Jamie Hollandsworth has had pets all her life, but she wasn't quite sure what to expect when her nephew asked her to take in a turtle he'd bought on vacation. Then the size of a quarter, Franklin came to live in Hollandsworth's Bel Air home in a tank and settled in pretty nicely. But life with the turtle hasn't come without surprises.
"I thought Franklin was a male when I got him seven years ago," she says. "But this past March, I found 10 eggs in her tank. We now know that Franklin is a female." Whoops.
And then there were the goldfish: Franklin, a female red-eared slider turtle, seemed a little lonely in her tank, so Hollandsworth added four goldfish to the water for company. Two of them met their end as snacks (whoops again), but two managed to outsmart their tankmate and have now grown too big for her to eat. Franklin has also grown: The tiny little girl is now the size of a standard dinner plate and has gone through four tanks and two sizes of filters.
She's great company and entertainment, Hollandsworth says. "She loves to sit on her rock under a heat lamp where she stretches out. Every morning as I pack lunches, she'll jump off her rock into the water and swim, scratching at the sides of the tank until I hand her a few pieces of lunch meat." Franklin's favorites are Boar's Head turkey and ham, if you're wondering.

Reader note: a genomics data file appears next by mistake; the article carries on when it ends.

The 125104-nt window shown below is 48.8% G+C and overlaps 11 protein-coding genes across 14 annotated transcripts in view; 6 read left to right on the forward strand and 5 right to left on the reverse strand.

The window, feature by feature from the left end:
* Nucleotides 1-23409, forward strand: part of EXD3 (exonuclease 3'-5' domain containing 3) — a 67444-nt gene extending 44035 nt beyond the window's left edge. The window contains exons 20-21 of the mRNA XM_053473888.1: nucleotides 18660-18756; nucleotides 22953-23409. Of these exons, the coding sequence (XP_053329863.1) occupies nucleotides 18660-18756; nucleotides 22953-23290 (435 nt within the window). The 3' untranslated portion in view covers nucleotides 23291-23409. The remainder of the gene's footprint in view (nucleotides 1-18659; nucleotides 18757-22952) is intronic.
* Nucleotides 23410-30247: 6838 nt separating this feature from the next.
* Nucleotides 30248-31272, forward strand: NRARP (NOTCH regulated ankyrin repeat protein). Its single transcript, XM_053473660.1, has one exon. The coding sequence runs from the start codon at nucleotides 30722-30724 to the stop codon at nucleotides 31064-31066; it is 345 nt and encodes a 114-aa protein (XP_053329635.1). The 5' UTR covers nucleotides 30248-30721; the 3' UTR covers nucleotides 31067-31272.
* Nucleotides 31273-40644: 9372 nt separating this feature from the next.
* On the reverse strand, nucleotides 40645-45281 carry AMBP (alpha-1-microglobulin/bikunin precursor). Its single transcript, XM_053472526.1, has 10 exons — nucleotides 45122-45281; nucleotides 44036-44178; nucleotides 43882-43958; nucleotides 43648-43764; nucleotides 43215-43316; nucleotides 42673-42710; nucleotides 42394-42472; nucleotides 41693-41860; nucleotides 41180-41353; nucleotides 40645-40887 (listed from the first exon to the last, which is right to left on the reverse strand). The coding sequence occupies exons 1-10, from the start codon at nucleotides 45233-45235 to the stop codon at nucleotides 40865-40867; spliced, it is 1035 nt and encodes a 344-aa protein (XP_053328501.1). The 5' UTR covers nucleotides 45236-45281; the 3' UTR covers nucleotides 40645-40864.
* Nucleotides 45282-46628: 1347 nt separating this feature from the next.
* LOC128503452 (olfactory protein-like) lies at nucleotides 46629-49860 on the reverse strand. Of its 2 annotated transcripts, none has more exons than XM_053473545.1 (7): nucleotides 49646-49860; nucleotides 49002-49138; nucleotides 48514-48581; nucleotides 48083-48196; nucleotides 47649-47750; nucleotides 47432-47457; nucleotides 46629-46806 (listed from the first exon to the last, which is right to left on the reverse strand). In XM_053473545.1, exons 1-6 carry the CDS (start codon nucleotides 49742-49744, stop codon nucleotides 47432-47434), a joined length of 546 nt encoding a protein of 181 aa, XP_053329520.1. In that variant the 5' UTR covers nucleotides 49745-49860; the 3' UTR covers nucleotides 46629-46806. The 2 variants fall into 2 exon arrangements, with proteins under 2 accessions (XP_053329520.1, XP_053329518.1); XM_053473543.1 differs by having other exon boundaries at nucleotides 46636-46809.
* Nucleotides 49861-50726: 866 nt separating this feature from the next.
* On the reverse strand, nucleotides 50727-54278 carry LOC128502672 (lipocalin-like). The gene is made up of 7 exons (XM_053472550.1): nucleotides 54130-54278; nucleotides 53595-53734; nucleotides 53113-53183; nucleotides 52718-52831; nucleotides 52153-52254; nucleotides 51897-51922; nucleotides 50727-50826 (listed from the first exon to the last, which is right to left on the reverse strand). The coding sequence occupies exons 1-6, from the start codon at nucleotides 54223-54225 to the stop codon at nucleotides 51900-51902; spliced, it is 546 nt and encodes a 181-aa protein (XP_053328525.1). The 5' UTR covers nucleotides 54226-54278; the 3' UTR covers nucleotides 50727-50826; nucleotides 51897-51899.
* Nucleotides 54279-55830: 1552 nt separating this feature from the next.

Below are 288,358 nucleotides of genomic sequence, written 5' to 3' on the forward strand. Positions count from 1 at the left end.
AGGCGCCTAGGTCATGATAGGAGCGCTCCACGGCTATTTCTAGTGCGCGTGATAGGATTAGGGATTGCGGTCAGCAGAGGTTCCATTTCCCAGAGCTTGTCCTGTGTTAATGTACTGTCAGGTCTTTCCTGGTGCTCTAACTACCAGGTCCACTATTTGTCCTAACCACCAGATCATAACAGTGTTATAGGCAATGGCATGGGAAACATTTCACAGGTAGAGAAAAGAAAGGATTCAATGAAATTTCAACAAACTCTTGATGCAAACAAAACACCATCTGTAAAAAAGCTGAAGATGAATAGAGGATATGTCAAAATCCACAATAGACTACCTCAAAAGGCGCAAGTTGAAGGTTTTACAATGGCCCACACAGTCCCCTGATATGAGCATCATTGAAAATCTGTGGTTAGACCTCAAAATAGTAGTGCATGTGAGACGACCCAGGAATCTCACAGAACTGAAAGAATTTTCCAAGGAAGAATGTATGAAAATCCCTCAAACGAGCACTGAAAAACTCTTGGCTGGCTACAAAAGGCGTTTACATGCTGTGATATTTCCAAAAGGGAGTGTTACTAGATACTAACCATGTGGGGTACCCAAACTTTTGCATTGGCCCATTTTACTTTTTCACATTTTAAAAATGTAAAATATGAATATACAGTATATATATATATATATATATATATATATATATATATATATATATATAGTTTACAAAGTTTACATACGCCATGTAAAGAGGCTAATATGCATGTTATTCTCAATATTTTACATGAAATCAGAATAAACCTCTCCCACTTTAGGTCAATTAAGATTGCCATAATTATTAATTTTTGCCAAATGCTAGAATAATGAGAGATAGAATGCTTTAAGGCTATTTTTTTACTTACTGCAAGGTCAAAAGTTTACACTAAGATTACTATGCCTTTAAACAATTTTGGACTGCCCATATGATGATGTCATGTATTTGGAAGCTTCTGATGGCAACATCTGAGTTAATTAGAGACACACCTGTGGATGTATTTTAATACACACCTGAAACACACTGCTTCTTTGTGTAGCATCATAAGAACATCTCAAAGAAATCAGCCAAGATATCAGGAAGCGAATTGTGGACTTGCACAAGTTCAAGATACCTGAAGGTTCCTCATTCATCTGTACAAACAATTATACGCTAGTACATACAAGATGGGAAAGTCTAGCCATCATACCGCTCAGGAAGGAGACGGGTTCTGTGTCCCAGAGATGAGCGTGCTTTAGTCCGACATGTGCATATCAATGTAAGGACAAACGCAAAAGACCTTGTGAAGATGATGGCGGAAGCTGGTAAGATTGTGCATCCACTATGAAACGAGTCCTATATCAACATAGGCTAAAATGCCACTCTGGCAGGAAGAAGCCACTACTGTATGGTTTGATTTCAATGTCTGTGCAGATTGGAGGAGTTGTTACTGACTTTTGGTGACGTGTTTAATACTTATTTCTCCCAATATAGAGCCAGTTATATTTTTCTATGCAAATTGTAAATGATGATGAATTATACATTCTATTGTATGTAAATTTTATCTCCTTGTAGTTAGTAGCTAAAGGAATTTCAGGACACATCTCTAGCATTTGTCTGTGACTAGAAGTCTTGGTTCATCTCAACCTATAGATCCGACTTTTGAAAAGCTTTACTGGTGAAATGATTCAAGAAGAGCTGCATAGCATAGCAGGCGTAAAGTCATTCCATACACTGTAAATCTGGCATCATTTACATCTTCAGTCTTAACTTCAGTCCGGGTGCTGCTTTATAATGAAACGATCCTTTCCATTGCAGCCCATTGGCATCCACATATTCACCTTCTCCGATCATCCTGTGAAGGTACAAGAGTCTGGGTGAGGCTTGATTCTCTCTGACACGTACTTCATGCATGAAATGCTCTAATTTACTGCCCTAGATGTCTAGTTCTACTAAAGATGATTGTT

Most red-eared slider turtles live for 20 to 30 years, although some can live for more than 40; they are definitely long-term commitments. They're also classified as an invasive species and can't be set free after living in captivity. But Hollandsworth is grateful for the opportunity to share life with Franklin.
"She's a wonderful addition to the family," she says.
To have your pet ¿ including hamsters, snakes, horses, guinea pigs and the like ¿ considered for Collared, email information to firstname.lastname@example.org.
¿Kim Fernandez, for The Baltimore Sun (Christopher T. Assaf, Baltimore Sun photo /March 4, 2014)
What's in a name? According to the records of Veterinary Pet Insurance, Inc. (VPI), quite a lot, and the top dog and cat names for 2012 reveal some interesting tidbits about pet owners.
VPI recently sorted their database of more than 485,000 pet names by popularity. The biggest trend they saw was that the top five cat and dog names were also top on Babycenter.com's list of 100 most popular baby names of the year. At the same time, traditional dog names -- think Fido or Fuffy -- trended toward the bottom of the list or slid off completely.
VPI spokesman Curtis Steinhoff says he thinks the name trends are "testament of the bigger trend of pet owners viewing their pets as members of the family."
I suspect residual fur on our couches and beds could also testify to that.
Without further ado, the top names for dogs are:
And for birds and exotic pets:
On the flip side are the top 10 most unusual names, which can be seen at wackypetnames.com
The Labragator's real name -- Molly -- was a tribute to our chocolate lab, Mocha, whose name was Molly when we adopted her. I'd love to hear where your pet's name came from -- please comment below.